Larry Goss

Larry Goss

I am a truth-seeker in a world of misinformation and marketing hyperbola. I look for credible sources who base their statements and conclusions on solid, time tested, research and untainted facts – without undue influence or conflicts of interest. I have a 3rd Degree Black Belt in Isshinryu Karate and have maintained an interest in the physical, philosophical and ethical teachings of the ancient arts.
Larry Goss

PaleoThe Paleo Diet has been a hot topic that carries a simple and fascinating premise: the best thing for us to eat is what our ancient ancestors ate as they evolved to become the human beings we are today. Dr. Christina Warinner is an expert on ancient diets. She obtained her Ph.D. from Harvard University in 2010, specializing in ancient DNA analysis and paleodietary reconstruction. She knows a lot about what our ancient human ancestors ate. So how much of the diet fad the “Paleo Diet” is based on an actual Paleolithic diet? Her research indicates the answer is: not much.
Dr. Warinner has excavated around the world, from the Maya jungles of Belize to the Himalayan mountains of Nepal, and she is pioneering the biomolecular investigation of archaeological dental calculus (tartar) to study long-term trends in human health and diet. She is a 2012 TED Fellow, and her work has been featured in Wired UK, the Observer, CNN.com, Der Freitag, and Sveriges TV. She obtained her Ph.D. from Harvard University in 2010, specializing in ancient DNA analysis and paleodietary reconstruction.
The currently popular Paleo Diet has it’s roots in the 1970’s as the Stone Age Diet. Since then several variants have been spawned including the Primal Blueprint, the New Evolution Diet and NeanderThin. Marketing is targeted mainly at men, with cave-man images and calls for living a “primal” lifestyle.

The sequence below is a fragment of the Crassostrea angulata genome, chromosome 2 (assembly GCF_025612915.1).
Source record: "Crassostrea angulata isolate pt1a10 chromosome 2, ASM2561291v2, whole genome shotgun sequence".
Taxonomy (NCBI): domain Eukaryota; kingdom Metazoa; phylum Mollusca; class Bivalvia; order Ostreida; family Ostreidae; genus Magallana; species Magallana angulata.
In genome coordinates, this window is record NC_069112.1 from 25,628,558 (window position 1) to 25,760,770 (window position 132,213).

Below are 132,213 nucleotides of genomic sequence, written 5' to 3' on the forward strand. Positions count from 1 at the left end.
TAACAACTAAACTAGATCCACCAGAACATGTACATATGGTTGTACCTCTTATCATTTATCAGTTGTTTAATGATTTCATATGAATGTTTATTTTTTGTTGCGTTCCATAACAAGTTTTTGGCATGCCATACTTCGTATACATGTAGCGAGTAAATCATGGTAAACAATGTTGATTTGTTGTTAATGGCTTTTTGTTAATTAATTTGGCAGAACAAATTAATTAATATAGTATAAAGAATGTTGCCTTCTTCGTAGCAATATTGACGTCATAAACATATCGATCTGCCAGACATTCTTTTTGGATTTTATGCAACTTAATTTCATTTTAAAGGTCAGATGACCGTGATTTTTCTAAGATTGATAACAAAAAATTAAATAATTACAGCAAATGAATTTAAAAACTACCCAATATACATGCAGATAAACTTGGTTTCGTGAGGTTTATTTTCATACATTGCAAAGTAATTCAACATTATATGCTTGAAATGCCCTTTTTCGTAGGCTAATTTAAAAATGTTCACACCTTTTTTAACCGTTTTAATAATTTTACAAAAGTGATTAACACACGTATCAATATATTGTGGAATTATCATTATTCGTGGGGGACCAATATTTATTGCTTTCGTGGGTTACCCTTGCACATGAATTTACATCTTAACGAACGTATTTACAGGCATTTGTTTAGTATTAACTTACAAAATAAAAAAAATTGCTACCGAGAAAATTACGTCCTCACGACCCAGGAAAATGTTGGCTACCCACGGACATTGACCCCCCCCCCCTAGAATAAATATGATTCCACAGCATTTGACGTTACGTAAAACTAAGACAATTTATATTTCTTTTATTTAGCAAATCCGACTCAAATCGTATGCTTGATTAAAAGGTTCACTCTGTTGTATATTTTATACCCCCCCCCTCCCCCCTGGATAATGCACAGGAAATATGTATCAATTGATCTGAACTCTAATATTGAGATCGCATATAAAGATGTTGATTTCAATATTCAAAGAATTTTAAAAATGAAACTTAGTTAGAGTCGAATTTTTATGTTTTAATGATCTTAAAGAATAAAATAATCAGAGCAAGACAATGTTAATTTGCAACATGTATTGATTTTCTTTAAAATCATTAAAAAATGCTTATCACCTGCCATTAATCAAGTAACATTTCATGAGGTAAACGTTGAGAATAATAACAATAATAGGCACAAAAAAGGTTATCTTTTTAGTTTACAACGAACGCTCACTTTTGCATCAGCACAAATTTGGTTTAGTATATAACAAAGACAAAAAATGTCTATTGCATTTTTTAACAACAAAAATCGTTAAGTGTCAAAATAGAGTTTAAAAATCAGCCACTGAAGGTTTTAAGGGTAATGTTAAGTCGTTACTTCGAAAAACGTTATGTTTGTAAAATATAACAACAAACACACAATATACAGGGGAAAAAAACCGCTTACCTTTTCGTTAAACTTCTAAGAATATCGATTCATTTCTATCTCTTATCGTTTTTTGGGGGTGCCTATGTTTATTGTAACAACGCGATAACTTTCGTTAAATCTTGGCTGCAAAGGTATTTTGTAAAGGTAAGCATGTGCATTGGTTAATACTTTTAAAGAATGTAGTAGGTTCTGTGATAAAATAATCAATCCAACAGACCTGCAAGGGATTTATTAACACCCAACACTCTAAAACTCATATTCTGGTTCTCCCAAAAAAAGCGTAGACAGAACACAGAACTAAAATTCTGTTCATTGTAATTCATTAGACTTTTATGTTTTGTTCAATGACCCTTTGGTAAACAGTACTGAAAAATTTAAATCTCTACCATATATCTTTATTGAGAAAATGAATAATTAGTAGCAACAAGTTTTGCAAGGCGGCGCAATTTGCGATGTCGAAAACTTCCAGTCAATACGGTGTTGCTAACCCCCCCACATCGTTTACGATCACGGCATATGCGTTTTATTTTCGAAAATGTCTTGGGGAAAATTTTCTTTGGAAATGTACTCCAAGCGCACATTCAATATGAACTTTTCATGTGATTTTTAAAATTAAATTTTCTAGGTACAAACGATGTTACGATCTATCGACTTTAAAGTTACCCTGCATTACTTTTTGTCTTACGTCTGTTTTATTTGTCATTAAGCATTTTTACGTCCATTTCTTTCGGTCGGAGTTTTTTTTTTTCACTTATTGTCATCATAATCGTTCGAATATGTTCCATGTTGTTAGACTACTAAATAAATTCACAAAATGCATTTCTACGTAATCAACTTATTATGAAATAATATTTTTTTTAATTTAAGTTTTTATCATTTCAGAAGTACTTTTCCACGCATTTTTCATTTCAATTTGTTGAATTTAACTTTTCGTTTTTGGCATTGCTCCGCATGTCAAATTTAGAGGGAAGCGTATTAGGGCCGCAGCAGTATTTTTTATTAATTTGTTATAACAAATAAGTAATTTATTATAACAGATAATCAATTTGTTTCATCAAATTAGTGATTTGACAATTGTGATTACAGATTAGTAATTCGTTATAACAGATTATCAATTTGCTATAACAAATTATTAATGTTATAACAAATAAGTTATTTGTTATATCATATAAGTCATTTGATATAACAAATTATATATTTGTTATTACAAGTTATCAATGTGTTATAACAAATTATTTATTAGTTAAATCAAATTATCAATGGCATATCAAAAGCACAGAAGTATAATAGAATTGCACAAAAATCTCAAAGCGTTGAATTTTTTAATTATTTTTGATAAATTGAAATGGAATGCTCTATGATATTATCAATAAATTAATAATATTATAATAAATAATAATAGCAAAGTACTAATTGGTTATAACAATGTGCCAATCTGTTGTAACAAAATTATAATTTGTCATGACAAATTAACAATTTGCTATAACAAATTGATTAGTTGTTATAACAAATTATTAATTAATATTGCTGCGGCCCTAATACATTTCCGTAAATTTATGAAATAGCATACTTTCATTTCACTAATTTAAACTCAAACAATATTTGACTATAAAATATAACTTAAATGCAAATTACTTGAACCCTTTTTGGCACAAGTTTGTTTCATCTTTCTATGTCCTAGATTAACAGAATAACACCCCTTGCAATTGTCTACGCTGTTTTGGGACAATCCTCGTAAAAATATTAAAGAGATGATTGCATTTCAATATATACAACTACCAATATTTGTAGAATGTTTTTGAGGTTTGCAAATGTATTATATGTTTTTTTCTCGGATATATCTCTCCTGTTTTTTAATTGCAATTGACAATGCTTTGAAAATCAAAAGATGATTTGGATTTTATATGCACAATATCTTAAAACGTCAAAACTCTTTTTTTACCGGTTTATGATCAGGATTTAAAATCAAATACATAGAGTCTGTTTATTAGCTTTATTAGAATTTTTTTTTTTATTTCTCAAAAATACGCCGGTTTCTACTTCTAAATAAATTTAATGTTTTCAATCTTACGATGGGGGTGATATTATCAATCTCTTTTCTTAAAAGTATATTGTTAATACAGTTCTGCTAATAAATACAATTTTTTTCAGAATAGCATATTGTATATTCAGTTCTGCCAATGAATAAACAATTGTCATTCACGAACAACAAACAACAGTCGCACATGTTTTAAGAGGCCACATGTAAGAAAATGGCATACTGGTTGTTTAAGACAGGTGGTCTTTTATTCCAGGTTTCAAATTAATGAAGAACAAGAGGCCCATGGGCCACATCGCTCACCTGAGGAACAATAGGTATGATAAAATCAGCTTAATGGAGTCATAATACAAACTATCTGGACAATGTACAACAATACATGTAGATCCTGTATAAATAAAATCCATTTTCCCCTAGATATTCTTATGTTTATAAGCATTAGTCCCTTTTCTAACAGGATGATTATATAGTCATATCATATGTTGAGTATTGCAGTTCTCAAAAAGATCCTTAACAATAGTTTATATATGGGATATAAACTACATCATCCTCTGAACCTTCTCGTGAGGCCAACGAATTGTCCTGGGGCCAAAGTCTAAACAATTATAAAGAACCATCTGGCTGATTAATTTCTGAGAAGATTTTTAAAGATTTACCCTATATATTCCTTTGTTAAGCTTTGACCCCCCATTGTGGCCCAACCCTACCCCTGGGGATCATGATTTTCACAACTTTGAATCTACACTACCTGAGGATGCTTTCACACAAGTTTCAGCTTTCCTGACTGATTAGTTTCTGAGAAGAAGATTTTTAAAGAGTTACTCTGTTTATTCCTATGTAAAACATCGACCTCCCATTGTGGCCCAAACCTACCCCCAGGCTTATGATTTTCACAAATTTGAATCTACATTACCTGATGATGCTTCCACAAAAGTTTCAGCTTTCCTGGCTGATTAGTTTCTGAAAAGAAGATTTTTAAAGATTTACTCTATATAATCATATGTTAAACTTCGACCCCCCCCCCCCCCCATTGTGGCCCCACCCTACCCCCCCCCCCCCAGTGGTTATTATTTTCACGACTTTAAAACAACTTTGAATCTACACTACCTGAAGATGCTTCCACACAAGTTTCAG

The ideas behind the diet can be broken down into 4 parts:
1. Our modern day agricultural diets make us chronically ill and are out of sync with our biology
2. We need to abandon our modern agricultural diets and eat more like our ancestors did 10,000 years ago during the paleolithic period
3. We know what these diets were like, and they were mainly meat based supplemented by fruits and vegetables but definitely did not contain grains, legumes or dairy
4. If we emulate this ancient diet that it will improve our health and help us live longer.
The problem is that according to Dr. Warinner, this Madison Avenue version of the ancient Paleo diet that is promoted on T.V. and in the press, in self-help books and websites, has no basis in archaeological reality. The evidence points to a completely different set of facts. She contends that while some Paleolithic ancestors in certain climates may have eaten significant quantities of meat due to climate or lack of biodiversity, for the most part we are functionally designed to eat mostly plants. Additionally, the historic record proves that many of the common foods available to us in our modern diet are to a large extent quite different, and some didn’t even exist, compared to what would have been available to our Paleolithic ancestors due to modern farming and agricultural processes. Dr. Warriner covers this intriguing subject in a great TEDx Talk. The conclusion of which she boils down to three unsurprising yet key lessons that we should learn from the real Paleo diet:
1. There is no one correct diet. Dietary diversity is key. Including mostly plants and some meat.
2. We need to eat fresh seasonal food vs. processed foods whenever possible.
3. We need to eat whole foods when possible, including grains and legumes.

Published in Body, Home Feature, Nutrition

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